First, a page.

They aren’t necessary to be aware of, although you will find it interesting if you are the type of person who seeks to account for their attractions.

(1) A Mother-Oedipal Complex: subconsciously falling in love with someone who reminds you of your mother.

(2) the counter version of that: subconsciously falling in love with the opposite.

(3) A Father-Oedipal Complex: subconsciously falling for or being attracted to someone who reminds us of our father.

(4) the counter version of that.

(5) A Mixed-Oedipal and counter: subconsciously falling in love or being attracted to someone who reminds us of a combination of our mother and father, and/or their opposites.

(6) Narcissistic Transference Complex: falling in love or being attracted to someone who reminds us of ourselves, either in the present, past, or as we wish to be.

(7) A Counter Narcissistic Transference Complex: falling in love or being attracted to someone who we view as being opposite to ourselves, which is likely our subconscious way of saying there is a part of us we wish to unbury and bring alive.

How to deal with transference when it happens

Here are the psychological practices suggested by therapists that help you to work through transferences. These must be combined with the practice of mindfulness.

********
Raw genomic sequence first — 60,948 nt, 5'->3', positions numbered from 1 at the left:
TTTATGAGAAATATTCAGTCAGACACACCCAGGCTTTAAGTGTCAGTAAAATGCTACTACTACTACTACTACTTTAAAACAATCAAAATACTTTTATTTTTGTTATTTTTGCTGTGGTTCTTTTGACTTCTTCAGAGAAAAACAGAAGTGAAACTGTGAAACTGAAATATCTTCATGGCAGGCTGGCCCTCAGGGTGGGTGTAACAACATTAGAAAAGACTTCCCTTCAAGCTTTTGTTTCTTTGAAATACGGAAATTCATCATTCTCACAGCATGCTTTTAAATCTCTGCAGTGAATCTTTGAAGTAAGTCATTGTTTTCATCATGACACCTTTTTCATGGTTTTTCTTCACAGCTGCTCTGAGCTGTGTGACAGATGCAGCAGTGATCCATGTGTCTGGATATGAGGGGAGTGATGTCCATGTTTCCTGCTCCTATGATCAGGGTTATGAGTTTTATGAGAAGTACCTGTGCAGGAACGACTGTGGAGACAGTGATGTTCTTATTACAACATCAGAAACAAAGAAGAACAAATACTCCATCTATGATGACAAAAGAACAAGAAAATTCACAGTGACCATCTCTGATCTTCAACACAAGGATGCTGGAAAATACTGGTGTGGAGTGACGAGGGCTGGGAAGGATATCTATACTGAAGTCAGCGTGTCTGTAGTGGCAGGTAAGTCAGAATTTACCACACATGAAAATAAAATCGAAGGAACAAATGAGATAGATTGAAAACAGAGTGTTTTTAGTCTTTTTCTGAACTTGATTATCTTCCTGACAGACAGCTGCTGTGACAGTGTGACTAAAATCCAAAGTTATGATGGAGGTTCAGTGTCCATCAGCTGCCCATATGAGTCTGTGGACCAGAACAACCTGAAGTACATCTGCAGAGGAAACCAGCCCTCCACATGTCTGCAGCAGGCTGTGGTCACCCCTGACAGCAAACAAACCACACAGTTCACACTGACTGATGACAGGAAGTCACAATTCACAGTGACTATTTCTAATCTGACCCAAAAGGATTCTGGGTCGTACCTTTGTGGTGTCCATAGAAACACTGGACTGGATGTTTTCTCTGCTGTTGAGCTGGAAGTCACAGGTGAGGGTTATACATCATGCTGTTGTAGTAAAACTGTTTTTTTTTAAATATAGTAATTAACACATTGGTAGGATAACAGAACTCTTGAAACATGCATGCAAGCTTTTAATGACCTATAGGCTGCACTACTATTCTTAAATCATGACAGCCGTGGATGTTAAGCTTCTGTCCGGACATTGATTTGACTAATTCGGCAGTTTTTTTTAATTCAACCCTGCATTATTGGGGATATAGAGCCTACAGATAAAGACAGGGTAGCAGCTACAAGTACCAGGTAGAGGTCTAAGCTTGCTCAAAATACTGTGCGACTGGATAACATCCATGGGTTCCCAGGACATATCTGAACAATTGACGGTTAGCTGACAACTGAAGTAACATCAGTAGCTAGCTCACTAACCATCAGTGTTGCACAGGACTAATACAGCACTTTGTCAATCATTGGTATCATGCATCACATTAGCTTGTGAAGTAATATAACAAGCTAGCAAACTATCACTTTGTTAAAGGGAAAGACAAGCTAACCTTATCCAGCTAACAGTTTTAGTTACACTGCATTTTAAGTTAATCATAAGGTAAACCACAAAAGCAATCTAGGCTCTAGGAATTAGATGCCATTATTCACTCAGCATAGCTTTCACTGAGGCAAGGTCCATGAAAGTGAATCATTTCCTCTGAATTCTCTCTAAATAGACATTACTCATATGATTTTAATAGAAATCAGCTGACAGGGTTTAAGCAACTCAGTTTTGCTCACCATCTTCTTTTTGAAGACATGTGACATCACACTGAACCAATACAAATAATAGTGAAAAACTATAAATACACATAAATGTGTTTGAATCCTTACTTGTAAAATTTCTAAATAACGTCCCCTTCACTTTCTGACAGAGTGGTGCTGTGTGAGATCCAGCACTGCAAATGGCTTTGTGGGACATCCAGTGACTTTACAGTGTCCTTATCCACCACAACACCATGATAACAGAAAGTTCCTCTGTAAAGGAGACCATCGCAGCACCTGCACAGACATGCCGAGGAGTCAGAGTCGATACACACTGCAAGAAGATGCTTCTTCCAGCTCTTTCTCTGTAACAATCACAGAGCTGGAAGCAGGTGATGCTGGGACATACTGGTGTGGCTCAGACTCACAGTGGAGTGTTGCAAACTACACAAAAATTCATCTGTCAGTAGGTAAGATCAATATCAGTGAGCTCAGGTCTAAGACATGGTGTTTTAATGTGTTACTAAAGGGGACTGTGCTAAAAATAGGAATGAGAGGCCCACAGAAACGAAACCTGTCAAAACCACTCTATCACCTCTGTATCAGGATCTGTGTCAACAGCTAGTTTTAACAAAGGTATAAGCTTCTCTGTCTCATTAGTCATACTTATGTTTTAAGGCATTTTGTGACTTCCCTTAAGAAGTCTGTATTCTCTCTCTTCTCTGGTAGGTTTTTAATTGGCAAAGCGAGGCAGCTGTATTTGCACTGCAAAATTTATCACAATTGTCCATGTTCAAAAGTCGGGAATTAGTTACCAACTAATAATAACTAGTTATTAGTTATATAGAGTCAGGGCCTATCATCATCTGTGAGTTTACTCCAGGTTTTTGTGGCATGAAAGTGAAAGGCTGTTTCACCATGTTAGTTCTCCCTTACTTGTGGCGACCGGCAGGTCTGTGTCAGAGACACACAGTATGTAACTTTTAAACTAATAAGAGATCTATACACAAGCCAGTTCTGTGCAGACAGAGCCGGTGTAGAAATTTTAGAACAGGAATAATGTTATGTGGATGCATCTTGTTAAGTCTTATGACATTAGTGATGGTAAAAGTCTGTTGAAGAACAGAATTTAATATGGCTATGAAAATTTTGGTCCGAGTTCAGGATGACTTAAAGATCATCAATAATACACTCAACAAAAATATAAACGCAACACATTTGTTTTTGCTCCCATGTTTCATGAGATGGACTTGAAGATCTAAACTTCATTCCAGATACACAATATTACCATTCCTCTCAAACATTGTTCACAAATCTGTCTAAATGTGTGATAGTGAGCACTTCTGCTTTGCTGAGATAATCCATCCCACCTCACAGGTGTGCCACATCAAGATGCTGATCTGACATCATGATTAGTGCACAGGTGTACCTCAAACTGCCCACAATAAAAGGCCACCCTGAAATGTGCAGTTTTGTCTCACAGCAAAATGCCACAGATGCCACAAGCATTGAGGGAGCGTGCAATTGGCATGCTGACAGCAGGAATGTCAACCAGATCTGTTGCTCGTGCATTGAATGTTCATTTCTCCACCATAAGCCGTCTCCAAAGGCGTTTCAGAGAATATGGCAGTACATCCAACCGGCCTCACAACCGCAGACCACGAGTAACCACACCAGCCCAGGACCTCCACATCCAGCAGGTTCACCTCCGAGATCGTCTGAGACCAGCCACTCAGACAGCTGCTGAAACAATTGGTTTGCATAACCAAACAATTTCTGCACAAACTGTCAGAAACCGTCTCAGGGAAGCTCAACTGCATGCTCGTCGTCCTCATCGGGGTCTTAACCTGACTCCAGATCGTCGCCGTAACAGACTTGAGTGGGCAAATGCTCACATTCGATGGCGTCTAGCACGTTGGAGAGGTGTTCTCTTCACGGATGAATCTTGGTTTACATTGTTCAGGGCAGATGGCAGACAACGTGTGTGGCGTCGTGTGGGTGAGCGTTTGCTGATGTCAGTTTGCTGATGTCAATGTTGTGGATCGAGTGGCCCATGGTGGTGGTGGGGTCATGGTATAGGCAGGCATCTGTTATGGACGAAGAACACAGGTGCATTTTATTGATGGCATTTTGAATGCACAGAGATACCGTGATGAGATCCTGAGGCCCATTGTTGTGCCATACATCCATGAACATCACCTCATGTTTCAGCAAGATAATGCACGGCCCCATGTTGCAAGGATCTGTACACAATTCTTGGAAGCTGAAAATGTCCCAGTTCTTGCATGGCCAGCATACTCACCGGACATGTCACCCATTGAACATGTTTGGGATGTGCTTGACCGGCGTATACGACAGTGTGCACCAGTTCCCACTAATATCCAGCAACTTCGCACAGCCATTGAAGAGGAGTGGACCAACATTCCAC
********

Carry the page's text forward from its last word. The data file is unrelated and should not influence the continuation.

• Notice the psychical facts about others as they are in the moment. “Ruthless focus on here and now reality avoids the seduction of your imagination”, says expert David Richo.
  • Ask your partner what they are really saying or feeling.
  • Make the transference conscious. Ask “who are they (your partner) like right now?”
  • Ask others what they see as being your possible transferences.
  • Notice when you are trying to find in others what you missed out on in childhood. Mentally check through the so-called ‘5 As’: Attention, Acceptance, Appreciation, Affection, Allowing.

End this process with a loving-kindness practice. (Internally) meditate on the following: “May you and I love more authentically. May we act from a more enlightened place.”

Final thoughts

To wrap up, here is a thought-provoking quote from the brilliant book, When the Past is Present, Healing the Emotional Wounds that Sabotage our Relationships. Try to work out which of the three bases for transference is your go-to (I am a despair girl myself).

“Hope, expectation and despair reside in all of us. Whichever happened in childhood lingers on in us and then becomes activated in an intimate relationship. We then transfer onto other our hope that they will come through for us, our expectation that they will make up for all our past deficits, or our despair of them ever being really there for us. We can even cause any of these three options to happen.

In the transference based on hope, we ask those we love, often tentatively and indirectly, to provide us with what was missing from the past. We believe others, some others, can indeed be trusted to be there for us. In the transference based on expectation, we demand this. In the transference based on despair, we anticipate and fear repetition of failures of attuning to our needs. We imagine that an adult partner will disappoint us as our parents did, and we shame ourselves from being unworthy or blame our partners from being ungiving.”